The changes will take effect from the start of trading on Monday 22 September.
Insurer Direct Line, for a long time part of Royal Bank of Scotland, was floated as a company in its own right in October 2012 at 175p a share. After a strong rise in the shares to 301p, Direct Line is promoted to the FTSE 100 with a market capitalisation of 4.5bn.
Despite the big share-price rise, Direct Line trades on 13 times current-year forecast earnings, which is below the long-term FTSE 100 average of 14. Theres a prospective dividend yield of 4.4%, too, which easily beats the Footsies 3.2%. Furthermore, Direct Line has paid three additional special dividends since flotation under the Boards policy of distributing surplus cash to shareholders.
Following, last months merger of Dixons Retail and Carphone Warehouse, the new combined group Dixons Carphone enters the FTSE 100 with the shares trading at 364p and a market cap of 4.2bn.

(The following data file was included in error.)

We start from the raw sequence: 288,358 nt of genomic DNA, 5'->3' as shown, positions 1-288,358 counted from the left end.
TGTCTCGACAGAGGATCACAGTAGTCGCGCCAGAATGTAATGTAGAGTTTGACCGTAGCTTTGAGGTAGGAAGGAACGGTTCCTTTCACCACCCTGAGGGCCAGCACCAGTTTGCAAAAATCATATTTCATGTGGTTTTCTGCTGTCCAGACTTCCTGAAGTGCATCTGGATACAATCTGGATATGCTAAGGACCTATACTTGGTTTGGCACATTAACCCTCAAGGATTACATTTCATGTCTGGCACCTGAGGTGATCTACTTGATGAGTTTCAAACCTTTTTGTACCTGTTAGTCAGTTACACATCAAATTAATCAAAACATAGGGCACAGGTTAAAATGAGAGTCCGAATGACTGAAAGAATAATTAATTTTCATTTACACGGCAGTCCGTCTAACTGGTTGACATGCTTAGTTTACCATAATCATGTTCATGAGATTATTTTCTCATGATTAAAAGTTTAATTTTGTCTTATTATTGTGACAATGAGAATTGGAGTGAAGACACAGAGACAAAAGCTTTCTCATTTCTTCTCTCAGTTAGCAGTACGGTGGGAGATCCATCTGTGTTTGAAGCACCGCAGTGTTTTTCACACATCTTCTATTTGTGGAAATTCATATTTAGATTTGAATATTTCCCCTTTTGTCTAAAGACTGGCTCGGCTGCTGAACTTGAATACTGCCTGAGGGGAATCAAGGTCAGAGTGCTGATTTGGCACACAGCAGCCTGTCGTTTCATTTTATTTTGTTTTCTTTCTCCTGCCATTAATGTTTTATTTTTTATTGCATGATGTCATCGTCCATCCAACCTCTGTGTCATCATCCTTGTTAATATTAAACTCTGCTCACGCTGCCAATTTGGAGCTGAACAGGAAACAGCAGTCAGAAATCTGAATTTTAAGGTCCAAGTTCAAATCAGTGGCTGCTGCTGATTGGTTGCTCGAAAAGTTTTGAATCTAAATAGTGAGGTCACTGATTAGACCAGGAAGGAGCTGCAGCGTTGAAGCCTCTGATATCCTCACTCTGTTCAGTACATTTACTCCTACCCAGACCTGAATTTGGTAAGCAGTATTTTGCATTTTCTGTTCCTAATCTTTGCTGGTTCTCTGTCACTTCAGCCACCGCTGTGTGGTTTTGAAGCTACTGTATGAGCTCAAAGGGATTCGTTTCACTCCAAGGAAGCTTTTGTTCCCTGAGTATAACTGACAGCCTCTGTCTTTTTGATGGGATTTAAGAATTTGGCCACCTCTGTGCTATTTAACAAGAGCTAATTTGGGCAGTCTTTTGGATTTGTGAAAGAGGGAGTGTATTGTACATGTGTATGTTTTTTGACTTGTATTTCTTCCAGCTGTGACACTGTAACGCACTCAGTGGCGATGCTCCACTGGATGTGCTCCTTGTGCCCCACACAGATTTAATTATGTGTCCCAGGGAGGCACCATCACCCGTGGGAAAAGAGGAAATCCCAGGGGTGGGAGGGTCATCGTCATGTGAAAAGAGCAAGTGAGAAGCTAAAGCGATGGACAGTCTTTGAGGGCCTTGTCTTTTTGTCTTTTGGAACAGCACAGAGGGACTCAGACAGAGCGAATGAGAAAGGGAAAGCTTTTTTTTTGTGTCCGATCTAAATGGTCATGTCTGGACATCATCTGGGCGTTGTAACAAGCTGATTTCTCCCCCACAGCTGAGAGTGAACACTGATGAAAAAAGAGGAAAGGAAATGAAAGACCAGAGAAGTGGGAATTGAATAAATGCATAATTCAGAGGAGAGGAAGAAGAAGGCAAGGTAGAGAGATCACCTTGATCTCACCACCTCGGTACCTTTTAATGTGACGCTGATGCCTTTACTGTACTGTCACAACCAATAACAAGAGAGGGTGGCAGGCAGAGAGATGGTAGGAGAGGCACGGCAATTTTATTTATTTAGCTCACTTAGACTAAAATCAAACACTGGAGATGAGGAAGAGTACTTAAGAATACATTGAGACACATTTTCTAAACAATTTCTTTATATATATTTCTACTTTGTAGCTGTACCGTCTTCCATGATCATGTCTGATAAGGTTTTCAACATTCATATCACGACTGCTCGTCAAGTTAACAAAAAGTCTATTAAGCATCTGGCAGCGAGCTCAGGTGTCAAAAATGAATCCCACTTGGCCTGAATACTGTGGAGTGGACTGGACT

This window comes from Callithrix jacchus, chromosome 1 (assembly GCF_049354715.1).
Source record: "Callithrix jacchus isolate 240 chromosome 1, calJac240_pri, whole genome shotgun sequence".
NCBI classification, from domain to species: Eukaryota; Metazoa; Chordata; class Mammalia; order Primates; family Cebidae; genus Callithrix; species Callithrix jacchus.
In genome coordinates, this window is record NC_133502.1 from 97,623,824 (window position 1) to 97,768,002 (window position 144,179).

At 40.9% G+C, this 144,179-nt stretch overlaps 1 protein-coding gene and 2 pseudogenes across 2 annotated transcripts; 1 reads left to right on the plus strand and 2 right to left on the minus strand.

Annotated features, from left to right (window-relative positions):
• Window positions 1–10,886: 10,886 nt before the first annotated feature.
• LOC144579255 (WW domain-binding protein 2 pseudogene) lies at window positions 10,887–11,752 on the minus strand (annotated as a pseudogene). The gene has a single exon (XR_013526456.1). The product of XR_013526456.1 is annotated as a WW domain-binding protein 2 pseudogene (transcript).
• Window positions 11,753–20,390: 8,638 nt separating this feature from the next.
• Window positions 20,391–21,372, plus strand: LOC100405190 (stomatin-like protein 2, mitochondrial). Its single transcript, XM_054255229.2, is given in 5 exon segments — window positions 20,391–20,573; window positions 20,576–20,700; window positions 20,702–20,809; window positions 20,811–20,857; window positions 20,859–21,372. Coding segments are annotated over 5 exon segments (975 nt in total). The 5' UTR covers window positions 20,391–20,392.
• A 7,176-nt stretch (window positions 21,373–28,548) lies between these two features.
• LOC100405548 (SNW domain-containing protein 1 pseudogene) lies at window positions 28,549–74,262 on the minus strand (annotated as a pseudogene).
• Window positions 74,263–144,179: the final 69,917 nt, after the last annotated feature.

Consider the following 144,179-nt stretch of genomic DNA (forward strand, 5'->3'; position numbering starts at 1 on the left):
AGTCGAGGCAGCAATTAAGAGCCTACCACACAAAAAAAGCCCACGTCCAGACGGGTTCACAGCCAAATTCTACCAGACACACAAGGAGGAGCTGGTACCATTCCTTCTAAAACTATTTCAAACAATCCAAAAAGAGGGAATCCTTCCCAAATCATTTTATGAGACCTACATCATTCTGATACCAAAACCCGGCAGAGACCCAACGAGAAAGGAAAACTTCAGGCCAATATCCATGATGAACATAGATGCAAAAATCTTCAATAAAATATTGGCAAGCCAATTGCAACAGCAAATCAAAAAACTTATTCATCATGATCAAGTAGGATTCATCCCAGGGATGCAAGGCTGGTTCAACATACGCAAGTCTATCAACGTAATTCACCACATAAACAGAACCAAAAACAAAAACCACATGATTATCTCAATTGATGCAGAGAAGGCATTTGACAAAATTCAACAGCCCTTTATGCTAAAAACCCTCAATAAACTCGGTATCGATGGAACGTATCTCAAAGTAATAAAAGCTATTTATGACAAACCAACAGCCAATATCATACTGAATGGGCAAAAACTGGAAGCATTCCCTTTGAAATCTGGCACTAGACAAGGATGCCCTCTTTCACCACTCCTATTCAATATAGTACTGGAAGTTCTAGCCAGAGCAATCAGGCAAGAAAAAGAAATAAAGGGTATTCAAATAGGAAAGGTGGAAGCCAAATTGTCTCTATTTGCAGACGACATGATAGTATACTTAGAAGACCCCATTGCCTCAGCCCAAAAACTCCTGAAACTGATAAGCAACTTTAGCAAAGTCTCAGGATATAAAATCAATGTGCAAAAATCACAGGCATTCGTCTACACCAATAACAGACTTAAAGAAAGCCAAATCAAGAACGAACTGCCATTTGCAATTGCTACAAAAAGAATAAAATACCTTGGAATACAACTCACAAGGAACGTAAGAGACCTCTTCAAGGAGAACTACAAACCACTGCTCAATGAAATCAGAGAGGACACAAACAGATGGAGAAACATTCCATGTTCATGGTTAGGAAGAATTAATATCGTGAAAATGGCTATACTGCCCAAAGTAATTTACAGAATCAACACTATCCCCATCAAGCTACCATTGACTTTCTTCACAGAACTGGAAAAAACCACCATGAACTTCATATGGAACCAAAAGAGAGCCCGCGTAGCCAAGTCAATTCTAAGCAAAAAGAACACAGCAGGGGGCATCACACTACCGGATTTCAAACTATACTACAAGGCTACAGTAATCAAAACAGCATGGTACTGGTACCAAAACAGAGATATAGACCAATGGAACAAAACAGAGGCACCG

Dixons Carphone is rated on a highish 17 times forecast earnings, with a modest yield of 2%, but analysts are expecting the company to ring up impressive annual earnings growth of about 20% over the next two years, with the dividend rising rapidly, too.
Barratt Developments and Rexam
Making way for Direct Line and Dixons Carphone in the FTSE 100 are housebuilder Barratt and manufacturer of drinks cans Rexam. Barratt and Rexam lose their places not because theyve disappointed, but simply because Direct Lines shares have risen so strongly and the enlarged Dixons Carphone has muscled into the index.
In fact, Barratt (trading at 363p) and Rexam (trading at 505p) are on quite attractive forward 12-month earnings ratings (9 and 13, respectively); while both also offer a prospective market-beating yield of about 3.8%.
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G A Chester has no position in any shares mentioned. The Motley Fool UK has no position in any of the shares mentioned. We Fools don’t all hold the same opinions, but we all believe that considering a diverse range of insights makes us better investors.